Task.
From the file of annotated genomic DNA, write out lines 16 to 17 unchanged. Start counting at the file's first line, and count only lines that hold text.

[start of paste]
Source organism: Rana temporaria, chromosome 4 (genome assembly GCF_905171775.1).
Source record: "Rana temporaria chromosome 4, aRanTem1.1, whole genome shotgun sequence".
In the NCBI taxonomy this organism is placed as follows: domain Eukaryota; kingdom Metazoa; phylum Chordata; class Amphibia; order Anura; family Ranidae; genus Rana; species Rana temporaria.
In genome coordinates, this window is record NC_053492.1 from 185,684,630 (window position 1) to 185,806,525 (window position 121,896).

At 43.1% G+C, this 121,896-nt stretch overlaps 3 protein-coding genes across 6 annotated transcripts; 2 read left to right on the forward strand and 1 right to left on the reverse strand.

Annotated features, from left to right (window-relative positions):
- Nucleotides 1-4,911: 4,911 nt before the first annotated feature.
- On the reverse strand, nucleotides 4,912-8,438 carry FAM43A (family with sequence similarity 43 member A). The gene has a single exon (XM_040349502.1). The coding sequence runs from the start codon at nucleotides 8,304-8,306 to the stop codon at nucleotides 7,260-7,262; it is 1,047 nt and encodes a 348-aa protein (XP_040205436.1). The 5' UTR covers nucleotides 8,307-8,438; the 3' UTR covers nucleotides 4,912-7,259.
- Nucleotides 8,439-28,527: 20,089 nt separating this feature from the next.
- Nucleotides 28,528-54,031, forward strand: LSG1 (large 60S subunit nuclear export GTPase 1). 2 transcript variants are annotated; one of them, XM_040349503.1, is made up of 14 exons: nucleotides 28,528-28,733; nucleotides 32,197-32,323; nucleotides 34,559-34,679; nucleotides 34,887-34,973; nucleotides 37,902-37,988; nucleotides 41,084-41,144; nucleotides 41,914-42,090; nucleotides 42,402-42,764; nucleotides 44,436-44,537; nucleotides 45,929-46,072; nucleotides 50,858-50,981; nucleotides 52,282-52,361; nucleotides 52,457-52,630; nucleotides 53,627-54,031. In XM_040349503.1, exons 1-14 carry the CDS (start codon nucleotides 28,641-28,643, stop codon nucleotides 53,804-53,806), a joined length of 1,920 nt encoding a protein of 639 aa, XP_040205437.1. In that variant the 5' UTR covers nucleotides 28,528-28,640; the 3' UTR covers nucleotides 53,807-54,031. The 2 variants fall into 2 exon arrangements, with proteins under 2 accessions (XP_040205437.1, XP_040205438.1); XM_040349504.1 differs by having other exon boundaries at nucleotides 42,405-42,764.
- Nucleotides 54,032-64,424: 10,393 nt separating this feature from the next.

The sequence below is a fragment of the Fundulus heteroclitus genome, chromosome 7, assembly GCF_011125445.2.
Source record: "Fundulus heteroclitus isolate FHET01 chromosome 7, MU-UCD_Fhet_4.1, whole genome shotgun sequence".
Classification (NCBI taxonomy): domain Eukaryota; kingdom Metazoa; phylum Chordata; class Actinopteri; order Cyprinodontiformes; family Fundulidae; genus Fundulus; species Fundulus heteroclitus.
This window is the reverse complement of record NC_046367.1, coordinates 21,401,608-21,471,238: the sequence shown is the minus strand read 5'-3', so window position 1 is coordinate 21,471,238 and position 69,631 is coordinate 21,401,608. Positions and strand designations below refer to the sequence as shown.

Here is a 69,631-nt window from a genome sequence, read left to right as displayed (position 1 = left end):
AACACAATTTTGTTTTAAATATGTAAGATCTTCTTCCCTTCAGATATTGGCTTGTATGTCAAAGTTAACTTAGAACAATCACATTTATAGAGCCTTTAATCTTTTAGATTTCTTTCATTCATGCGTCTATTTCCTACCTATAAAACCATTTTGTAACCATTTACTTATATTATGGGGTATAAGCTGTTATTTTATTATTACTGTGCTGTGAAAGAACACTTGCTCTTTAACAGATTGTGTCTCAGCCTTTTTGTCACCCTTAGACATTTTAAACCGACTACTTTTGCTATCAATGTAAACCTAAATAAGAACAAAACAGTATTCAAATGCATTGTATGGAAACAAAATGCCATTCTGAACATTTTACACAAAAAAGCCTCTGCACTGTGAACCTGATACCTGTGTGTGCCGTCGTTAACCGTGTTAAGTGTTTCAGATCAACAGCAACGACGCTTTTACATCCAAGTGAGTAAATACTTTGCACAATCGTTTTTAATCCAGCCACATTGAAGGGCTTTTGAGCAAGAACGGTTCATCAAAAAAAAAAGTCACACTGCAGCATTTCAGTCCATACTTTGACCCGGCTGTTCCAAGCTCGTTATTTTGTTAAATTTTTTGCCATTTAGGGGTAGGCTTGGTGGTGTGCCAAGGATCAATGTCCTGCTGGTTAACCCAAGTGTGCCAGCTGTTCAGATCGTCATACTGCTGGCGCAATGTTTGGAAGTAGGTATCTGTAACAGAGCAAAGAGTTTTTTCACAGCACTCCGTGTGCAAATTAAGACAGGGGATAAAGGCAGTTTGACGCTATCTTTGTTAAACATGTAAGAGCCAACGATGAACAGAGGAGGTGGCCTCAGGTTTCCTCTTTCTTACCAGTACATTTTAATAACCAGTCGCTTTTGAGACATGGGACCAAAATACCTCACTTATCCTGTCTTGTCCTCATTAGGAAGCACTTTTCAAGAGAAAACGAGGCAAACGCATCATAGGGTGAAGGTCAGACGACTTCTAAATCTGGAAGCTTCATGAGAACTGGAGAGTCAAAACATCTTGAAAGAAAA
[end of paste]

Here is a 69,631-nt window from a genome sequence, read left to right as displayed (position 1 = left end):
AACACAATTTTGTTTTAAATATGTAAGATCTTCTTCCCTTCAGATATTGGCTTGTATGTCAAAGTTAACTTAGAACAATCACATTTATAGAGCCTTTAATCTTTTAGATTTCTTTCATTCATGCGTCTATTTCCTACCTATAAAACCATTTTGTAACCATTTACTTATATTATGGGGTATAAGCTGTTATTTTATTATTACTGTGCTGTGAAAGAACACTTGCTCTTTAACAGATTGTGTCTCAGCCTTTTTGTCACCCTTAGACATTTTAAACCGACTACTTTTGCTATCAATGTAAACCTAAATAAGAACAAAACAGTATTCAAATGCATTGTATGGAAACAAAATGCCATTCTGAACATTTTACACAAAAAAGCCTCTGCACTGTGAACCTGATACCTGTGTGTGCCGTCGTTAACCGTGTTAAGTGTTTCAGATCAACAGCAACGACGCTTTTACATCCAAGTGAGTAAATACTTTGCACAATCGTTTTTAATCCAGCCACATTGAAGGGCTTTTGAGCAAGAACGGTTCATCAAAAAAAAAAGTCACACTGCAGCATTTCAGTCCATACTTTGACCCGGCTGTTCCAAGCTCGTTATTTTGTTAAATTTTTTGCCATTTAGGGGTAGGCTTGGTGGTGTGCCAAGGATCAATGTCCTGCTGGTTAACCCAAGTGTGCCAGCTGTTCAGATCGTCATACTGCTGGCGCAATGTTTGGAAGTAGGTATCTGTAACAGAGCAAAGAGTTTTTTCACAGCACTCCGTGTGCAAATTAAGACAGGGGATAAAGGCAGTTTGACGCTATCTTTGTTAAACATGTAAGAGCCAACGATGAACAGAGGAGGTGGCCTCAGGTTTCCTCTTTCTTACCAGTACATTTTAATAACCAGTCGCTTTTGAGACATGGGACCAAAATACCTCACTTATCCTGTCTTGTCCTCATTAGGAAGCACTTTTCAAGAGAAAACGAGGCAAACGCATCATAGGGTGAAGGTCAGACGACTTCTAAATCTGGAAGCTTCATGAGAACTGGAGAGTCAAAACATCTTGAAAGAAAA